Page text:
Any who have read my blog from the beginning will recall that Sean and I were seriously considering adopting another child. Due to some personal circumstances, we found we wouldn't be able to proceed until June 2013, so it kind of went on the back burner for a while. And in that time I realized a few things.
First, I had to accept that I was wholly overwhelmed with my life as it is right now. My girls are starting to have more and more outside activities, my younger daughter is on the ASD spectrum which results in some real struggles for all of us, and the reality is that any additional stress, I might just explode. And additional stress came last summer, in the form of a huge work shift. One of my co-workers left for another job and his entire case load ended up on my desk. There was good in that, and I did well with it, but it left me with absolutely no emotional reservoir.
I don't like to admit the work "overwhelmed" ever has any bearing on my life. I take great personal pride in being able to get through anything - one of my huge "walls" is to never let anyone see me sweat. Good Germanic and Scandahoovian martyrdom and stiff upper lip b.s. and all that, you know. It's bred into me. But I did admit it ultimately to myself this time.
And so the dream of adopting a child is over. Those children need homes, and I greatly admire those who provide the homes and the amazing care that these kids need to deal with their pasts and their futures, but my children had dibs on me first and my obligation to them does not allow me to dilute myself beyond my limits. I'd love to think I could do it all but that is not being honest with myself. On a happier note, once I did figure it out, it took a lot of pressure off. There is a certain amount of deep breathing that comes with accepting yourself as you are, you know?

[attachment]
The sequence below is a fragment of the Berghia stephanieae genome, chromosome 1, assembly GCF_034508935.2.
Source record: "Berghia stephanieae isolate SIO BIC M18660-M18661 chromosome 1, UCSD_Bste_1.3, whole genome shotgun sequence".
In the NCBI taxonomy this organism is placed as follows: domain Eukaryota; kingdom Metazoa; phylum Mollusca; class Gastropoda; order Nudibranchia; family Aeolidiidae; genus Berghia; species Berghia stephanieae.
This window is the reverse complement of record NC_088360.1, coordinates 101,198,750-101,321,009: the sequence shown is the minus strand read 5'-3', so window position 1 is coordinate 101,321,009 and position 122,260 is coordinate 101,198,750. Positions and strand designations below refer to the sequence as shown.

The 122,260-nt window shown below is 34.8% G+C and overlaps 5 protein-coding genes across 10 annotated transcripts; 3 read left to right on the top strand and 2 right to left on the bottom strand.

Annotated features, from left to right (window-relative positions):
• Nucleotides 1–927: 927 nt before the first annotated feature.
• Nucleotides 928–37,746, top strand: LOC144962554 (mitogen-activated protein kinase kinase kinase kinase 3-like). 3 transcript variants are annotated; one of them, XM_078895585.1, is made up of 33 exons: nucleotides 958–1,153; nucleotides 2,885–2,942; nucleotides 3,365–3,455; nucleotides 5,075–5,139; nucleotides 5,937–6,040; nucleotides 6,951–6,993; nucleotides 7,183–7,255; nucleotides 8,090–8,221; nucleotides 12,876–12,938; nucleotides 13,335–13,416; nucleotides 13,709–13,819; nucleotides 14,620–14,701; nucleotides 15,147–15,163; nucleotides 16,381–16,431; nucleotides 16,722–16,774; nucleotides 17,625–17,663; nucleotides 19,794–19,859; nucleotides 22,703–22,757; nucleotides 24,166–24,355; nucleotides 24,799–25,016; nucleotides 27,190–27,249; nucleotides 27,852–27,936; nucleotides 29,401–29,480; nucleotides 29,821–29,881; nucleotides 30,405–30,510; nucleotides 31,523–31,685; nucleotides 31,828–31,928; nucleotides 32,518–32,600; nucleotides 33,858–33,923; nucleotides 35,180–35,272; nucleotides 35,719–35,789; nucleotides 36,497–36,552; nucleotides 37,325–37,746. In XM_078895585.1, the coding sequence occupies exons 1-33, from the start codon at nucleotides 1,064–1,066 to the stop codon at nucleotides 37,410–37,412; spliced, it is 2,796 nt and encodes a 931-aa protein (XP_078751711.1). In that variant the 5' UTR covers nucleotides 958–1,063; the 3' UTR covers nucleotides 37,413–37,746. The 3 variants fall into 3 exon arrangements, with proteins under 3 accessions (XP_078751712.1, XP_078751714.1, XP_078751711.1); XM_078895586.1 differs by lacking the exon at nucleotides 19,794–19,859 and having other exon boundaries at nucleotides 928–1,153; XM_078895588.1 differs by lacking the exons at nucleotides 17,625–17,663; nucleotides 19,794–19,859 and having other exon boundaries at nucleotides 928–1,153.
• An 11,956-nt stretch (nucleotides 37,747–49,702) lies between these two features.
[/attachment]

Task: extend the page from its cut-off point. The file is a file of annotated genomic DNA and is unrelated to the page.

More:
And our family then took a leap: in October we adopted a second dog. I have never had a second dog in my life, so that was an interesting prospect. The dog we adopted, Copper, is a greyhound, rescued from a racetrack breeding farm in Kansas. He must have been slow or something, because he never made it to the track, which is maybe a good things for him (conditions at the track are worse than those at the farms). The thing about these rescued greyhounds is that they know nothing of family life, living in a house, or floors other than dirt and concrete. Copper lived with thousands of other hounds in outdoor pens and kennels. He was terrified by the door to our house and cars and mailboxes, we had to teach him to walk up and down stairs, and he still (3 months later) is spooked by new people, loud noises and shadows on the walls. But he is sweet and sometimes playful and we have high hopes that he will continue to socialize and develop his personality. Thankfully, he and Lucky took to each other right off.
We are a well balanced household now - 2 adults, 2 kids, 2 cats, 2 dogs; 4 males, 4 females. I hope we are also on our way to balancing everyone's emotional needs, activities, and obligations - or at least I think we are and I'm optimistic.